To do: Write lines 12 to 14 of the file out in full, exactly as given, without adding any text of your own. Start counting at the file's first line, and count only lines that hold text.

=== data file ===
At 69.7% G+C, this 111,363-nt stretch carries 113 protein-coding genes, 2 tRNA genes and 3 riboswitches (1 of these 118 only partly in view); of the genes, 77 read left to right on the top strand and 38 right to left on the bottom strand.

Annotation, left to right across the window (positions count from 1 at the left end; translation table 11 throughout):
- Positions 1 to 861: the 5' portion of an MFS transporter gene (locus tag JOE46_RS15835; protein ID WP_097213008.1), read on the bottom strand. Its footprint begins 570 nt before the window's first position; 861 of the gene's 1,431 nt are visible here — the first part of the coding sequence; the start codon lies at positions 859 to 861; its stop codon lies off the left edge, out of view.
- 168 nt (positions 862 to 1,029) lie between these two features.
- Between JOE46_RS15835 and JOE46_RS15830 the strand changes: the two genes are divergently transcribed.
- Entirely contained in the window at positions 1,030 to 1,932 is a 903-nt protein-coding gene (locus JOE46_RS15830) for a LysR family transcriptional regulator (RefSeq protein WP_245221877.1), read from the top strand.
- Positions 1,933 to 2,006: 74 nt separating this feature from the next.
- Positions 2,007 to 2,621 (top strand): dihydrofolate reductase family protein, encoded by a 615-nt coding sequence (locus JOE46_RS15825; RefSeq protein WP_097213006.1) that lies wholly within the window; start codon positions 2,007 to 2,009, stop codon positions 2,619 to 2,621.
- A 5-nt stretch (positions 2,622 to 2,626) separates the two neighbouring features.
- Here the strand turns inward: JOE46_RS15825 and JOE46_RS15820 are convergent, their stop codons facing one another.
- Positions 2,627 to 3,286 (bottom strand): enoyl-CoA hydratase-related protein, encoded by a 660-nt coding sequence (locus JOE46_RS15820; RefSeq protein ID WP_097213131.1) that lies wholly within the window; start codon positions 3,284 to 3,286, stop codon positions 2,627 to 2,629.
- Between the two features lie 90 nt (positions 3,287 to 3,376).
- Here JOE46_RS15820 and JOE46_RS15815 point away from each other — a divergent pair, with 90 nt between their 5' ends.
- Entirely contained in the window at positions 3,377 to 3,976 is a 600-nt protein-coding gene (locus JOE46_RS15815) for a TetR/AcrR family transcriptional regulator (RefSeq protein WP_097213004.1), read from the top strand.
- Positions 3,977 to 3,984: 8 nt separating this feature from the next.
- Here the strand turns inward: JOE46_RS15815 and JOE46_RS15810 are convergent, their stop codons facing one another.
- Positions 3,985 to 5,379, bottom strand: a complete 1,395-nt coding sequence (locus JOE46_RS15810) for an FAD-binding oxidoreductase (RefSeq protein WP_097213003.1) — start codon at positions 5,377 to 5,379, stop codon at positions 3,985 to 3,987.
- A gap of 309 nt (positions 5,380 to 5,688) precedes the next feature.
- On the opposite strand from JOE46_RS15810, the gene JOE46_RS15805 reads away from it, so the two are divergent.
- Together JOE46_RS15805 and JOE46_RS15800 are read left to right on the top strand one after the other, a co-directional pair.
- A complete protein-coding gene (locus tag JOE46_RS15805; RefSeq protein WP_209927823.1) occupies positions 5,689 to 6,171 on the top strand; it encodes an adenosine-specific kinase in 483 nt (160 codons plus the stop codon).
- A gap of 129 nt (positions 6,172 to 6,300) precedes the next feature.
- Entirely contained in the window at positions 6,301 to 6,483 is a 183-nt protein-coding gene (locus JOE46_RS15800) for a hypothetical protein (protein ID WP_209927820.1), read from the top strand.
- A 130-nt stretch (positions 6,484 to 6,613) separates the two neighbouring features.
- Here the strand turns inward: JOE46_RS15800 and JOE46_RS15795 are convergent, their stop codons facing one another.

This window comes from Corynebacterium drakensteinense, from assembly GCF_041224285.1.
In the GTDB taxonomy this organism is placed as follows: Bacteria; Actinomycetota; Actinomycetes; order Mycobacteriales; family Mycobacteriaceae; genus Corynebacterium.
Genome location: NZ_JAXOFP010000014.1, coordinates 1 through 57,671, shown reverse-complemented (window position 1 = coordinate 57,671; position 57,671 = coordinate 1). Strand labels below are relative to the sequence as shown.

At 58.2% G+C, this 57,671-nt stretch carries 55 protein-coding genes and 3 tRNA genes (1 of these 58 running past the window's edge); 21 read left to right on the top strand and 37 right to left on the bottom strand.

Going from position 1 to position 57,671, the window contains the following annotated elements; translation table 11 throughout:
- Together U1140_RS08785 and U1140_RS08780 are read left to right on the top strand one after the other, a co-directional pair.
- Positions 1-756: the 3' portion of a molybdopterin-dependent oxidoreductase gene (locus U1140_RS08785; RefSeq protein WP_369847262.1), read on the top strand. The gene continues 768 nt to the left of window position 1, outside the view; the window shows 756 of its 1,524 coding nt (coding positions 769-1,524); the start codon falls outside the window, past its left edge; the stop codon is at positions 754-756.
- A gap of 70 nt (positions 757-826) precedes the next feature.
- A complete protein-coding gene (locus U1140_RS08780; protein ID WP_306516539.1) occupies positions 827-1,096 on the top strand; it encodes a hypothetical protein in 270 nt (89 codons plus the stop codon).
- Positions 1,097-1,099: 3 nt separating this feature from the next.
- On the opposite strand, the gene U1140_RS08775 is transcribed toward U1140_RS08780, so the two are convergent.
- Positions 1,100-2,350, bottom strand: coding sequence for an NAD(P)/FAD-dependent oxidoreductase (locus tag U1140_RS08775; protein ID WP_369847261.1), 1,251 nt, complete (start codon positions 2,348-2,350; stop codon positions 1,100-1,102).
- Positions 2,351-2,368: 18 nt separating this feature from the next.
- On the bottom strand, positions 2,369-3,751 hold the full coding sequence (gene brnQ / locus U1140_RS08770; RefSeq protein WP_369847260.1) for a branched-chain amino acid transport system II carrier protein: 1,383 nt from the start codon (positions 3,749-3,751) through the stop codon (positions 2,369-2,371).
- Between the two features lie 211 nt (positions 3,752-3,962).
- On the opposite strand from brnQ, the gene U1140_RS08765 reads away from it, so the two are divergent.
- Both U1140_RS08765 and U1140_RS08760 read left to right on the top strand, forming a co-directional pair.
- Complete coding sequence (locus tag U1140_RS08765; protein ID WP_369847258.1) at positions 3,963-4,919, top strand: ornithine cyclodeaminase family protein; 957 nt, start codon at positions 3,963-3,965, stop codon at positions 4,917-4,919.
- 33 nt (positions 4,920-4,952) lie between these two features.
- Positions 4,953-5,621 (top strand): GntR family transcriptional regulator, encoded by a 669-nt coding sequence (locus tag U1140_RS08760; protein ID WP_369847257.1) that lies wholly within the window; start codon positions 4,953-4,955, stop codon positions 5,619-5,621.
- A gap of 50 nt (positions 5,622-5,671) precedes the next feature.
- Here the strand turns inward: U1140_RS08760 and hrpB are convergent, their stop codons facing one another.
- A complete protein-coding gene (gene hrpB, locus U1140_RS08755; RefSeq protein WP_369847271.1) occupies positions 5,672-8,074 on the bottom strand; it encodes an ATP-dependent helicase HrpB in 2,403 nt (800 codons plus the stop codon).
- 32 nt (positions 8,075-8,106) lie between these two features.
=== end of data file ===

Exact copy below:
- Between the two features lie 90 nt (positions 3,287 to 3,376).
- Here JOE46_RS15820 and JOE46_RS15815 point away from each other — a divergent pair, with 90 nt between their 5' ends.
- Entirely contained in the window at positions 3,377 to 3,976 is a 600-nt protein-coding gene (locus JOE46_RS15815) for a TetR/AcrR family transcriptional regulator (RefSeq protein WP_097213004.1), read from the top strand.